Monday, July 11, 2005

SEI's Capability Maturity Model

The Harvard Business Review recently published a piece by Thomas H. Davenport
entitled The Benefits of Business Process Standards.

"A business process is simply how an organization does its work -- the set of activities it pursues to accomplish a particular objective for a particular customer, either internal or external."

"Processes may be large and cross-functional, such as order management, or relatively narrow, like order entry (which could be considered a process in itself or a subprocess of order management)."

Below are edited excerpts:

Firms seek to standardize processes

Within a company, standardization can:
  • facilitate communications about how the business operates
  • enable smooth handoffs across process boundaries
  • make possible comparative measures of performance
Across companies, standard processes can make commerce easier for the same reasons:
  • better communications
  • more efficient handoffs
  • performance benchmarking
The variability in how organizations define processes makes it more difficult to contract for and communicate about them across companies.

Since information systems support processes, standardization allows uniform information systems within companies as well as standard systems interfaces among different firms.

Standard processes allow easier outsourcing of process capabilities.

In order to effectively outsource processes, organizations need a means of evaluating three things in addition to cost:

  1. the external provider's set of activities and how they flow

    • since companies have not reached consensus, for example, on just what comprises cost accounting or HR benefits management, it remains ambiguous what services should be performed between buyers and providers

    • organizations need a set of standards for process activities so that they can communicate easily and efficiently when discussing outsourced processes

    • these process activity and flow standards are beginning to emerge in a variety of businesses and industries, such as:

      • the Supply-Chain Council

        • has more than 800 businesses as members

        • the Supply-Chain Operations Reference (SCOR) model lays out a top-level supply chain process in five key steps:

          1. plan
          2. source
          3. make
          4. deliver
          5. return

        • the model also specifies typical activities for second-, third-, and fourth-level subprocesses with increasing levels of detail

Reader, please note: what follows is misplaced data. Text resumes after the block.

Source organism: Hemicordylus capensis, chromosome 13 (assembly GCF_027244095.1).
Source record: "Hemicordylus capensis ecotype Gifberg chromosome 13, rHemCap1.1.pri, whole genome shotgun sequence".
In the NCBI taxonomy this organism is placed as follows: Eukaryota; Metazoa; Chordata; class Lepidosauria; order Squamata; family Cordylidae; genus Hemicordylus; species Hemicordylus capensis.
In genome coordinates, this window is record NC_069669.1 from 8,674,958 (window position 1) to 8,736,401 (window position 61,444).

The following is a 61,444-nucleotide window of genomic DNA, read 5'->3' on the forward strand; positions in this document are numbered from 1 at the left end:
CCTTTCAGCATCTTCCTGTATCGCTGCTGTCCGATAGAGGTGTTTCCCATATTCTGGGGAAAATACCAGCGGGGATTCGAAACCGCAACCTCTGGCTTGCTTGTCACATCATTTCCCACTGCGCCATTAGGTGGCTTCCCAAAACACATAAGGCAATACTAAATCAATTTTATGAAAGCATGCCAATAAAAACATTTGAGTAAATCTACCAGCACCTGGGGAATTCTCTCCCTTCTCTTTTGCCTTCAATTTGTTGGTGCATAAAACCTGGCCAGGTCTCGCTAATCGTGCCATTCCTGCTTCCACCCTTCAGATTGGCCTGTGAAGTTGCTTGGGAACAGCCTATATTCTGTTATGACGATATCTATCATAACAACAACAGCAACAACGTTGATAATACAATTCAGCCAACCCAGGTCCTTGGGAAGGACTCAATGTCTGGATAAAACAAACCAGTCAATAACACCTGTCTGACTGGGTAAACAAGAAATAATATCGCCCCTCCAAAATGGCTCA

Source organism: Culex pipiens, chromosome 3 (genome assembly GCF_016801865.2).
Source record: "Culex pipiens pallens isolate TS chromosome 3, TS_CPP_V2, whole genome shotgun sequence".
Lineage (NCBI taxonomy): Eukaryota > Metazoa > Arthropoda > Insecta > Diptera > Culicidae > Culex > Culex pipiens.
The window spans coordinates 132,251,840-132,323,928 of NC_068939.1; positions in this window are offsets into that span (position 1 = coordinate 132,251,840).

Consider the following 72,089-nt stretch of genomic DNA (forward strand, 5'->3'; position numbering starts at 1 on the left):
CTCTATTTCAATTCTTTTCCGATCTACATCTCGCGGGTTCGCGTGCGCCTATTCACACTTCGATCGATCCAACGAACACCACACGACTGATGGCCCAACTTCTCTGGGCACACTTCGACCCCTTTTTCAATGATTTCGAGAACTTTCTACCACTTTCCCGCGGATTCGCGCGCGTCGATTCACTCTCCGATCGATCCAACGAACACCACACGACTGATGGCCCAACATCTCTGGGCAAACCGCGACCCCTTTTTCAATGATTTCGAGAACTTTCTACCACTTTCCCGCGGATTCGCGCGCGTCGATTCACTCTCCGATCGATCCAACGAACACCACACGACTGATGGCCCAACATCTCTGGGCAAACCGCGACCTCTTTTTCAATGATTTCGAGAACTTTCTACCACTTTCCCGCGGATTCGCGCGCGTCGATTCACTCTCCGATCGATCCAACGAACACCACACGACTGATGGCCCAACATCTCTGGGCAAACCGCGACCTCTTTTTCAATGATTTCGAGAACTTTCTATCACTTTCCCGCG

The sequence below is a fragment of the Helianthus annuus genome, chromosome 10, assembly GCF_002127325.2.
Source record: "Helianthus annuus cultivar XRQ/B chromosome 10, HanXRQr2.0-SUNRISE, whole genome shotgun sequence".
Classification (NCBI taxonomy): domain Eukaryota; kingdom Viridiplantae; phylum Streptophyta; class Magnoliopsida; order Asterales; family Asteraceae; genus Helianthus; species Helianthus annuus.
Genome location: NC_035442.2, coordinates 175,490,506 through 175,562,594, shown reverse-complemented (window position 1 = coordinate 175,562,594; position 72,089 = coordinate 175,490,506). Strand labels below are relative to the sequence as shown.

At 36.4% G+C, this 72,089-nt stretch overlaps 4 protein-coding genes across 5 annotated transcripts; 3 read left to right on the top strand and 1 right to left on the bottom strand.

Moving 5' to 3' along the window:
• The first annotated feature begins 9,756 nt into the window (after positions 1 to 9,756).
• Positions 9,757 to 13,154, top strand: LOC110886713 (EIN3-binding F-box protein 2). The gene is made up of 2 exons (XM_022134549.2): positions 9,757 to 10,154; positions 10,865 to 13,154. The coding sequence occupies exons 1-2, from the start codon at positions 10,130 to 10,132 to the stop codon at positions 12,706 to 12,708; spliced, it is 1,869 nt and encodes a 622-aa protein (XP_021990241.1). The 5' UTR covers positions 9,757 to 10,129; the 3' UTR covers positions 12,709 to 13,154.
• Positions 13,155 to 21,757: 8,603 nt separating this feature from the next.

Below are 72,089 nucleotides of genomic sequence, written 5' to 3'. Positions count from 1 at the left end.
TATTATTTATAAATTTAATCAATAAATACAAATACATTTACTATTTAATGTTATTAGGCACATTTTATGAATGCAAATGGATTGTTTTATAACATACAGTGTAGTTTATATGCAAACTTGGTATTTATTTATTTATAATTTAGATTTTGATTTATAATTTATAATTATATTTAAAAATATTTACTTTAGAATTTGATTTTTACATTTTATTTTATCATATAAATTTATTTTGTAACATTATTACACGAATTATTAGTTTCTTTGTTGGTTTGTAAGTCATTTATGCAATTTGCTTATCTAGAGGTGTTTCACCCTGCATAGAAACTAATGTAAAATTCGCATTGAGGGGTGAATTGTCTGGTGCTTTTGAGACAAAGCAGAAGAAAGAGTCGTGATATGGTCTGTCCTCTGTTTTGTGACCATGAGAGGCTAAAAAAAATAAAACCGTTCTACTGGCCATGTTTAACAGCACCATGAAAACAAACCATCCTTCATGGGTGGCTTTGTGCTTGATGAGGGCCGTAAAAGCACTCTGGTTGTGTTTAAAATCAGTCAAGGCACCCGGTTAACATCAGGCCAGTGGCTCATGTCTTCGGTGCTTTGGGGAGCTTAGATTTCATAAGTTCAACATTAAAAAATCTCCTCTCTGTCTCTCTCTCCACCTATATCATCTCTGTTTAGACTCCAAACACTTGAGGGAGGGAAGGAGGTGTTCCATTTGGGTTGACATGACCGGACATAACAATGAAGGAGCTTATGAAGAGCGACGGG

2. process performance standards that specify process evaluation approaches
    Once companies in a particular industry achieve consensus about which activities and flows constitute a given process, they can begin to measure their own processes and compare their results with those of external providers. If there is agreement, for example, on what it means to "process a new employee," managers can analyze how much it costs the internal HR function to provide that service, on average, and how long it takes. They can also have an informed discussion with external service providers about their process performance measures.

  3. process management standards that indicate how well their processes are managed and measured and whether they're on course for continuous improvement
    Because this third type of process standard doesn't require consensus on process activities and flows, it is the easiest to create and the most widely available today.

    Process management standards are based on the assumption that good process management will eventually result in good process flows and performance.

    In some domains such as information technology and manufacturing, these standards are already in wide use (via the Software Engineering Institute's Capability Maturity Model and the ISO 9000 series, respectively). They are beginning to lead to the commoditization of capabilities that will eventually transform organizations.
Excerpted from "The Coming Commoditization of Processes," Harvard Business Review, Vol. 83, No. 6, June 2005.


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